Success Story: Costa Rica Study Abroad Experience Marks Fifth Year

June 3, 2015

Costa Rica study abroad studentsAt five years old, NMC’s Costa Rica study abroad program has many age-appropriate traits: it’s thriving, energetic, and ready to explore.

It’s also something most five-year-olds are not: The Central American nation from which a dozen NMC students returned this week is the most mature of NMC’s study abroad experiences.

Started in 2011 by Constanza Hazelwood of NMC’s Great Lakes Water Studies Institute, the heart of the experience is a partnership with EARTH University, an internationally renowned agronomy school near the Costa Rican port of Limón. This year, students in Freshwater Studies, Aviation and Plant Science all took part in the two-week sojourn on the tropical isthmus connecting North and South America.

The multi-disciplinary nature of the 2015 trip is one of the key signs of maturity. Another is reciprocity. Last fall, the GLWSI hosted EARTH researcher and faculty member Alex Pacheco as a guest lecturer. Pacheco then invited another colleague to propose a project for this year’s trip that combined the skills and experience of NMC students in both Watershed Science and Unmanned Aerial Systems: an examination of the spread of Sigatoka negra, a fungus that threatens banana production around the world.

NMC study abroad students working at a banana plantaion in Costa Rica“I have been to Costa Rica before, but this time I am not just a tourist, I am there to make a contribution. We are helping maintain a healthy watershed surrounding a banana plantation,” said Water Studies student Eoghan O’Connor.

To that end, students wielded both machetes and eBee, a professional mapping unmanned aerial system (UAS), on a banana plantation. Under Hazelwood’s guidance, they evaluated the effects of a buffer zone along the shorelines of the river running across the plantation.

“Our partnership with EARTH has grown into a solid network of professionals working together to solve relevant environmental problems impacting the globe’s water resources,” Hazelwood said.

They also practiced their Spanish in a home stay experience and soaked up as much culture and local lifestyle as possible.

"Beautifully overwhelming"

Costa Rica study abroad student Taylor West wields a machete“This whole experience has been beyond incredible. All of us students have described it as sensory overload. Touch, smell, sight, taste has all been so beautifully overwhelming,” Water Studies student Taylor West wrote on her blog.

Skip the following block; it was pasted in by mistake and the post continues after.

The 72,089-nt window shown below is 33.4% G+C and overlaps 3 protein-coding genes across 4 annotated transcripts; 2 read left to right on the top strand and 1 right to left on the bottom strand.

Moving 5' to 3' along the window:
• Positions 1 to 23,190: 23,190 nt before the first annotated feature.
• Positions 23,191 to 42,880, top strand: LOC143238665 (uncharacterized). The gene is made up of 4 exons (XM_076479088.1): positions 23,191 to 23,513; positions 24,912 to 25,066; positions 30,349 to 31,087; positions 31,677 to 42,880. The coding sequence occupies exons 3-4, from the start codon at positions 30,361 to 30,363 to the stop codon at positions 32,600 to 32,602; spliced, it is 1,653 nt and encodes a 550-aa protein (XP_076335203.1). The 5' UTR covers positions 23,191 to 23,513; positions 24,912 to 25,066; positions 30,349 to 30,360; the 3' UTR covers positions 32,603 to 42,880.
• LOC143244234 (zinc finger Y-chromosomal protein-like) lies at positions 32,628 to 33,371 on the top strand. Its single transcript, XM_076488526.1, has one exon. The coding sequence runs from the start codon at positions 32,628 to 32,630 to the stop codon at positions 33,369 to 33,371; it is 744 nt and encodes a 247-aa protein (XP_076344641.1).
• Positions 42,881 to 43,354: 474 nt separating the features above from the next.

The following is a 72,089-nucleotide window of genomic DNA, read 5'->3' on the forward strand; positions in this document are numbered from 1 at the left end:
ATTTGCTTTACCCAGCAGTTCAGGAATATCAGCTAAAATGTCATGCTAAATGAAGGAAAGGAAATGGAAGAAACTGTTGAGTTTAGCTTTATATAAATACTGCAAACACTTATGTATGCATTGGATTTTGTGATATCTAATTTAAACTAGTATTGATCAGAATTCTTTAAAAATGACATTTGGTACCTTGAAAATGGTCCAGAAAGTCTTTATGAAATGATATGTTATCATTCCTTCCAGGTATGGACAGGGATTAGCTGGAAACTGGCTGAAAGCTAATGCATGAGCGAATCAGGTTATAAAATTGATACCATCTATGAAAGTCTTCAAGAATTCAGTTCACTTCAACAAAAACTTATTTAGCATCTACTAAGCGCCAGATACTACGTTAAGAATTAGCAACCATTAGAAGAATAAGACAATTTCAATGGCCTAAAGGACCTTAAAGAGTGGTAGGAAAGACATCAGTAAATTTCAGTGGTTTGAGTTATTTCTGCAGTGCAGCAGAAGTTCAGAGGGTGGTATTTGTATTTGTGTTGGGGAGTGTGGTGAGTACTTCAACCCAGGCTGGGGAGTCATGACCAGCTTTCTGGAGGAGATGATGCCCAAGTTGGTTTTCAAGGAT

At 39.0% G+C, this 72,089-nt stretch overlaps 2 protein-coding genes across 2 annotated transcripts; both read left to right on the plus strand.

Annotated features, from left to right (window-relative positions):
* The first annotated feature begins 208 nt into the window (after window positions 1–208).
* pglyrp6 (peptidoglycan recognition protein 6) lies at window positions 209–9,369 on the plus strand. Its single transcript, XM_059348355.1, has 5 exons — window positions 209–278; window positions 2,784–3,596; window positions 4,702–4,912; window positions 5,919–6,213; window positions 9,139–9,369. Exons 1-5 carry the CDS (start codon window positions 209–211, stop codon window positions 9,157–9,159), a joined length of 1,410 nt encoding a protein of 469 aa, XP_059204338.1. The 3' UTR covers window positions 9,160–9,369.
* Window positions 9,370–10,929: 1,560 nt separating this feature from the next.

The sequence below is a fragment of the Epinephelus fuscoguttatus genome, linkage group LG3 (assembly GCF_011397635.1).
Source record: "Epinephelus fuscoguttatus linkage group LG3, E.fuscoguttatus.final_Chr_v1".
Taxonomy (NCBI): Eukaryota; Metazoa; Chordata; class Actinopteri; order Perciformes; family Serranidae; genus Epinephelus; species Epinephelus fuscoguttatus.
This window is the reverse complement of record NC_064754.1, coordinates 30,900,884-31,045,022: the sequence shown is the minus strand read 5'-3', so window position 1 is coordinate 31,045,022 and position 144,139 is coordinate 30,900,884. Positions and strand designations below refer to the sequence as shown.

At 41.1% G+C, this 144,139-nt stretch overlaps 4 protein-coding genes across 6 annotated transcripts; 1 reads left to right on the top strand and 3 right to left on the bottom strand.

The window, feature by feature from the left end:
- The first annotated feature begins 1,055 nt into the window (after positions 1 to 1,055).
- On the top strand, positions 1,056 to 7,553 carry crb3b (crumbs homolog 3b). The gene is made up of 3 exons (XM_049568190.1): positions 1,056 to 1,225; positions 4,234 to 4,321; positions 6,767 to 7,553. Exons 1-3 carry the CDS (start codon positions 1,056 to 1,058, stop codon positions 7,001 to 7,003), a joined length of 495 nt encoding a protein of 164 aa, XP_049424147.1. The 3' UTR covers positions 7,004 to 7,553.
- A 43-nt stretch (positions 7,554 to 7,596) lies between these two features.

Now back home, trip participants are preparing to debrief and discuss how their internship in Costa Rica can serve as a template as NMC’s Office of International Services and Service Learning seeks to offer more study abroad experiences in service of the college’s strategic goal to ensure that NMC learners are prepared for success in a global society and economy.

"Successful foundations like those with EARTH University allow us to think creatively when building future opportunities for multi-disciplinary study abroad,” said director Jim Bensley.

Turning a career corner in Costa Rica

Ryan Rosero

As a student at Michigan State University, a national leader in study abroad participation, Ryan Rosero had a wealth of study abroad options.

But the 2008 Suttons Bay High School graduate discovered that he wanted to “stray from the beaten path” and that none of MSU’s options fit quite right.  Meanwhile, his mother had met Constanza Hazelwood of NMC’s Great Lakes Water Studies Institute at a local event and suggested that her son talk with her. 

In 2011, Rosero accompanied Hazelwood and NMC students on the first study abroad trip to Costa Rica. He went again in 2012. The experiences were life-changing, both in terms of altering his career direction from engineering and to seeing what the wider world held.

“My time abroad helped me realize the potential for renewable energy in developing countries while falling in love with the language and Latin American culture in general,” Rosero said.

After his MSU graduation Rosero made a third trip to Costa Rica through MSU and the Universidad de Costa Rica and started thinking seriously about working abroad. Adopted from Colombia, Rosero holds dual U.S.-Colombian citizenship. He moved to Colombia in March 2014 where he now works for Westeva, a renewable energy start-up.

“My experiences with NMC were more influential than my studies at MSU in the decisions I have made early on in my career,” Rosero said.

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